New lead in America's only unsolved hijacking
After parachuting into folklore in 1971, the hijacker known only as D B Cooper may finally be identified
The FBI says it has a "credible lead" in one of its most infamous cases: the 40-year investigation into "D B Cooper", an unidentified man who parachuted out of the back of an aeroplane over Washington state, in what is still the nation's only unsolved hijacking.
A spokeswoman for the Bureau said they are testing fingerprints and DNA evidence of someone with a "strong" possible connection to the man responsible for the crime. She described the "significant" new lead as the "most promising" development since the case was opened in 1971.
The elusive hijacker, who called himself Dan Cooper whey buying his ticket, struck on the day before Thanksgiving, on a Northwest Orient flight from Portland, Oregon, to Seattle, Washington. After ordering a whisky, and smoking several cigarettes, he passed note to a stewardess which claimed that he was carrying a bomb.
Cooper, who was wearing sunglasses, a suit and tie, said he would release 36 fellow passengers provided $200,000 and four parachutes were waiting for him in Seattle. Having secured the items, he then instructed the captain to take off again, and fly towards Mexico.
Somewhere over south-western Washington state, he opened the plane's rear exit door, and disappeared into the night sky, carrying two of the parachutes and all of the cash. Bad weather meant that it was days until police could send out proper search parties, and the hijacker was never seen or heard from again.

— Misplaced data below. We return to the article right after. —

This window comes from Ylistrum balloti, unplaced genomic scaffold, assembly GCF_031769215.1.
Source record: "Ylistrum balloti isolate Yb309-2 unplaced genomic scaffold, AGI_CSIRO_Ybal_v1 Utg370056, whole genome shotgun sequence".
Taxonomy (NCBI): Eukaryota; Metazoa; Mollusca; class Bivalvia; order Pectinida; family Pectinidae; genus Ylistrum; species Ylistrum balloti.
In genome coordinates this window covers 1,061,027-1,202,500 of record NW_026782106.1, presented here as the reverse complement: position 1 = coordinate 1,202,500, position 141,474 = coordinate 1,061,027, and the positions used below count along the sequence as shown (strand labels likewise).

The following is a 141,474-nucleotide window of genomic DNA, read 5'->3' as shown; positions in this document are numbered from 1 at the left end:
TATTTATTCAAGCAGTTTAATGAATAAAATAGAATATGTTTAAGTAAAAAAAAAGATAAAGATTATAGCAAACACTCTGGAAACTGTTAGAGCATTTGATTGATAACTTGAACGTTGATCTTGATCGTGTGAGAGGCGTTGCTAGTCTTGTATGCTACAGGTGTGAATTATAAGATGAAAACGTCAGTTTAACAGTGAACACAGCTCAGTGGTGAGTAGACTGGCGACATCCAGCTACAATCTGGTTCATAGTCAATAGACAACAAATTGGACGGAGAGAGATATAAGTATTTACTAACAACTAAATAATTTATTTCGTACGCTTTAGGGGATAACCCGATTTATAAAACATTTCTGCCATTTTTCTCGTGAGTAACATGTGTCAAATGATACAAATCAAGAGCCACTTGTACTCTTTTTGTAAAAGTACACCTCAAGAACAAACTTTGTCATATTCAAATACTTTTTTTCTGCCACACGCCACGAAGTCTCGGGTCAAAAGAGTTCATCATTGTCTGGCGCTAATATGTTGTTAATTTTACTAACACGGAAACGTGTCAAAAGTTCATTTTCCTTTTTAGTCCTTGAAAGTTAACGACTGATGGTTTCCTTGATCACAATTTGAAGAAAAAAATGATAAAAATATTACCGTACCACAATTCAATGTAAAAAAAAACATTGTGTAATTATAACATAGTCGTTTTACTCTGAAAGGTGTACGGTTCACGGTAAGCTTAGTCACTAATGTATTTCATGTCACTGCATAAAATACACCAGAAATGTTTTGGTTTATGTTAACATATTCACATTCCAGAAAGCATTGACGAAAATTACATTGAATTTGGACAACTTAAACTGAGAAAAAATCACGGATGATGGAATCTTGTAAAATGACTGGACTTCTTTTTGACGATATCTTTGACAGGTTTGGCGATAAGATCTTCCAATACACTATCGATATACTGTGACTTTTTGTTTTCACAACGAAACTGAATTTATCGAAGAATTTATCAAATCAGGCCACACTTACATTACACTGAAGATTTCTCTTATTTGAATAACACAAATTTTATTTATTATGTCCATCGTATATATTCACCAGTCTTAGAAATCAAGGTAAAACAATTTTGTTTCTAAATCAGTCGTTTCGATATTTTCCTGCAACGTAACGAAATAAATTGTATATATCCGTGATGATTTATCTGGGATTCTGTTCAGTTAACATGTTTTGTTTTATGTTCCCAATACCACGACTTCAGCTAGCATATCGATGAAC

At least 17 books have been published advancing competing theories about Cooper's identity, and the incident has also inspired a film, starring Robert Duvall. Known only by a photofit, he is seen in many circles as a Robin Hood figure, who managed to outwit both the US government and a major corporation. The nonchalant manner in which he carried out the crime also draws many admirers.
Several potential suspects have made deathbed confessions that they carried out the crime, but each has subsequently been discredited. The only concrete evidence investigators have to go on consists of DNA from eight of his cigarette ends, partial fingerprints from a magazine Cooper read, and a tie he left behind before exiting the plane.
No one even knows for sure if he survived the parachute jump. Temperatures outside were below zero and there was a heavy rainstorm. A portion of the ransom money was found some distance from the drop zone, in a sandbar on the north bank of the Columbia River, west of Vancouver.
News that the FBI is working on a fresh lead comes after a newspaper reporter interviewed its spokeswoman, Ayn Dietrich, while researching a feature pegged to the publication of a new book on the case, called Skyjack, the Hunt for D B Cooper.
"You're the first to know this, but we do actually have a new suspect we're looking at. And it comes from a credible lead who came to our attention recently via a law enforcement colleague," she told the reporter, from The Daily Telegraph. "The credible lead is somebody whose possible connection to the hijacker is strong, and the suspect is not a name that's come up before.
"It would be a significant lead. And this is looking like our most promising one to date," she added. However her comments suggested that the suspect may now be dead. "The majority of subjects we look into now are already deceased based on the timing of this."
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